An Interview with LP Candidate Mark West
What office in which district are you running for?
I’m running for U.S. House District 1, Arkansas.
What is your background? Employment, education, family, hobbies, interests?
I’ve lived my entire life in District 1, Arkansas. I was born and raised in West Memphis and graduated a Blue Devil. I attended college at Arkansas State University in Jonesboro where I received a bachelor’s degree in radio and television broadcasting and met my beautiful wife Kristy. I’ve lived in the Batesville area for about 15 years. I’ve worked primarily as a bi-vocational pastor. Currently I pastor White River Baptist Church in Oil Trough. I worked for five years in the banking industry and currently am the Corporate Office Manager for Mechanical Construction Services, Inc. in Newark.
My family is the most important part of my life and spending time with them fills up my days. My wife Kristy is the nurse for Batesville High School. My oldest son Matthew is 15 and loves science, art and music. He and I often engage in wildly intellectual discussions. My youngest son Caleb is 12 and is into sports. We usually talk a lot of sports and he plays football. My daughter Micaiah is 10 and is a gymnast.
She absolutely loves the sport.
My biggest hobby is reading. I always have a pile of back-logged books to read. I like to read fiction, non-fiction, religious, political, just about anything interesting that I can get my hands on. However, my favorite book to read is the Bible.
My interests really have shifted the last few years and have transitioned into an “others” focus. I like doing things with my family in which we can engage our community and meet people. I believe we are all wired for relationships and that we should spend more time with people. Part of that includes time training MMA and working out at the gym. I enjoy new challenges. I fought my first cage fight last summer at the age of 38 and completed the Conquer the Gauntlet event in Little Rock on my birthday. I ran my first 5k at age 37.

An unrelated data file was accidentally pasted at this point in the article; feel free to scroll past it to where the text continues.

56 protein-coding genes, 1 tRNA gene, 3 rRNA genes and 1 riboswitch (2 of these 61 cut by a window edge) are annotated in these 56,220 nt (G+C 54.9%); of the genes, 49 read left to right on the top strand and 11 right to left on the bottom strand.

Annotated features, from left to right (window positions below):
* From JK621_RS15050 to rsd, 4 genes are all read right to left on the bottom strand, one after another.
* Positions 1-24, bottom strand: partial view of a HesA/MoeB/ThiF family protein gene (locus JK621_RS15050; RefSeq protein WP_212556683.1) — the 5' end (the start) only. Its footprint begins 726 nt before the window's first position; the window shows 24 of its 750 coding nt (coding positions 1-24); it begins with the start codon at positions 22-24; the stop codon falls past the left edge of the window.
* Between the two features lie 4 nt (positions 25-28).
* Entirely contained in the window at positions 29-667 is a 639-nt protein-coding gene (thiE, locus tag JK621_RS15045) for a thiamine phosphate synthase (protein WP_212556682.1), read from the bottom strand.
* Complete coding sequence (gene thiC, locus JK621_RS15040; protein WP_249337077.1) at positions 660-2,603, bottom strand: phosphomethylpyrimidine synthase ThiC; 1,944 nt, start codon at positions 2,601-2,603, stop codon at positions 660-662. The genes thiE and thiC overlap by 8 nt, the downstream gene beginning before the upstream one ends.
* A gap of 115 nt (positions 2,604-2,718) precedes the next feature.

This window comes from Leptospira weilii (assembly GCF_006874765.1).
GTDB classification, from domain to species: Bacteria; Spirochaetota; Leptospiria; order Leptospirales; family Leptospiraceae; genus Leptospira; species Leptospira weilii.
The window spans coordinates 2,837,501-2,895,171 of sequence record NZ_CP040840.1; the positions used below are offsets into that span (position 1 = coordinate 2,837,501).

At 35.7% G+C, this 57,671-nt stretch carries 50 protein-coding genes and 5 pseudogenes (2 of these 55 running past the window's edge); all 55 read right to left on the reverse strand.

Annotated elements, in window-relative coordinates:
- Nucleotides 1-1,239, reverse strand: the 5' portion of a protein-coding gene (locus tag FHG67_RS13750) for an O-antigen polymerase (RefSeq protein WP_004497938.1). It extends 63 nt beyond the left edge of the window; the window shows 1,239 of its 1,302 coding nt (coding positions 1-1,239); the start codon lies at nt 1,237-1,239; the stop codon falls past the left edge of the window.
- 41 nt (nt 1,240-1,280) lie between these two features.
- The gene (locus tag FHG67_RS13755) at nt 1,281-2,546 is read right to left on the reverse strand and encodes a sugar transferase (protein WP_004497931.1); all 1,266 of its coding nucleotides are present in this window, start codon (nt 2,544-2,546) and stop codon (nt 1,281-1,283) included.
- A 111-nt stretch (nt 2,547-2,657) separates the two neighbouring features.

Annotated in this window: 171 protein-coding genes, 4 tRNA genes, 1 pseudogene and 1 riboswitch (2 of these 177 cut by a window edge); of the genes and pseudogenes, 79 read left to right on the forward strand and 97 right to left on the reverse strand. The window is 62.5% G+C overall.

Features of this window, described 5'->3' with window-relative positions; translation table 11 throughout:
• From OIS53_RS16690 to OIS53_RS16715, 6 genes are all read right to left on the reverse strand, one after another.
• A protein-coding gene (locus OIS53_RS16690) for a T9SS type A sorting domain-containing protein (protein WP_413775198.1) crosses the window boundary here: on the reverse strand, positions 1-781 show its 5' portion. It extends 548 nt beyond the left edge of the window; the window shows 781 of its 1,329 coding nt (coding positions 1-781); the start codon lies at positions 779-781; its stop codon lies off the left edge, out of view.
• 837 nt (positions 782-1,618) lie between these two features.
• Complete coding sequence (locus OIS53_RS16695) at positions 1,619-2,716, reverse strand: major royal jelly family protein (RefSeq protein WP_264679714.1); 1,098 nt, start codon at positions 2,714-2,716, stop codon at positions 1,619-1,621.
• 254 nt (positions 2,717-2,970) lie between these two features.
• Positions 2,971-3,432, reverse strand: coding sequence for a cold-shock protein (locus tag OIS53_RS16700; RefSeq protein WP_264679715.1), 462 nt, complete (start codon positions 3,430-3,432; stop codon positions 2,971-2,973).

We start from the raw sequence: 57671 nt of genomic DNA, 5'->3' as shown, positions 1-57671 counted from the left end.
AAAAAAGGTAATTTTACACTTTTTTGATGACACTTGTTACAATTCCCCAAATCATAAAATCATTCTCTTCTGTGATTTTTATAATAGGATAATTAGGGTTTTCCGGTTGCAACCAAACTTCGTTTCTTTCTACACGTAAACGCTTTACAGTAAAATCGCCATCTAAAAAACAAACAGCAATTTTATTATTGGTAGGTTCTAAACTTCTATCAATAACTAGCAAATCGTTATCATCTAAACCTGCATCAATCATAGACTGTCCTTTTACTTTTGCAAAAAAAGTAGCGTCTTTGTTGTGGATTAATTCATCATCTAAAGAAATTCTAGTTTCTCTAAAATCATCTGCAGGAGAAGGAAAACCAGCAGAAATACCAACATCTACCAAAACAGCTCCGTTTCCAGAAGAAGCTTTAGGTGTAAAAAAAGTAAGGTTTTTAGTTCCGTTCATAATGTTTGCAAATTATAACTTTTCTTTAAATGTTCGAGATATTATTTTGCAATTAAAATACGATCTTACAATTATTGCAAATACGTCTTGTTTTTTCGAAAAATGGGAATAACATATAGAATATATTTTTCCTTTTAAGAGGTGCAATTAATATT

How long have you been a member of the Libertarian Party?
I became a Libertarian in 2013.
If elected, what is the first piece of legislation you would introduce?
If the people in Arkansas’ first district do honor me with enough votes to send me to Washington, one of the first pieces of legislation I will work on will be one to defund and abolish the federal Department of Education and return the funding and educational choices back to the local school districts. Education is very important to me and my family, especially after our middle child was diagnosed with a learning disability and was being left behind at school. His teachers put in the best efforts they had available, but were restricted because of the whole “teaching-for-tests” type of educational system we’ve developed that their hands were tied from doing more. I want teachers to have the flexibility and resources they need to help other kids, like my son, so that they can get the education they need to be successful.
Ballotpedia lists this race as “safely Republican.” Which means Rick Crawford, who has held the district’s seat since 2010, will most likely win re-election since incumbency rates are usually very high. How do you intend to unseat him? What would you have to do to convince voters you better represent their values?
I understand that my race is considered safely Republican and I do believe most of that is because of the high rate of incumbency wins that sits around 90%. However, this district is the most diverse district in Arkansas and was held for Democrats for decades. You have cities, small towns, big business, small business, family farms, big agriculture, and a thriving medical community. You have a couple of cities that are high crime rate areas that are in need of desperate reforms that can bring jobs and small business opportunities. A lot of the voters are older and dependent on Social Security or are veterans who need better benefits from the VA.
When Congressman Crawford captured the district in 2010, he didn’t defeat the incumbent but ran for an open seat that was vacated with the retirement of Congressman Marion Berry. Congressman Crawford won the race by less than half a percent, which was just less than a thousand votes.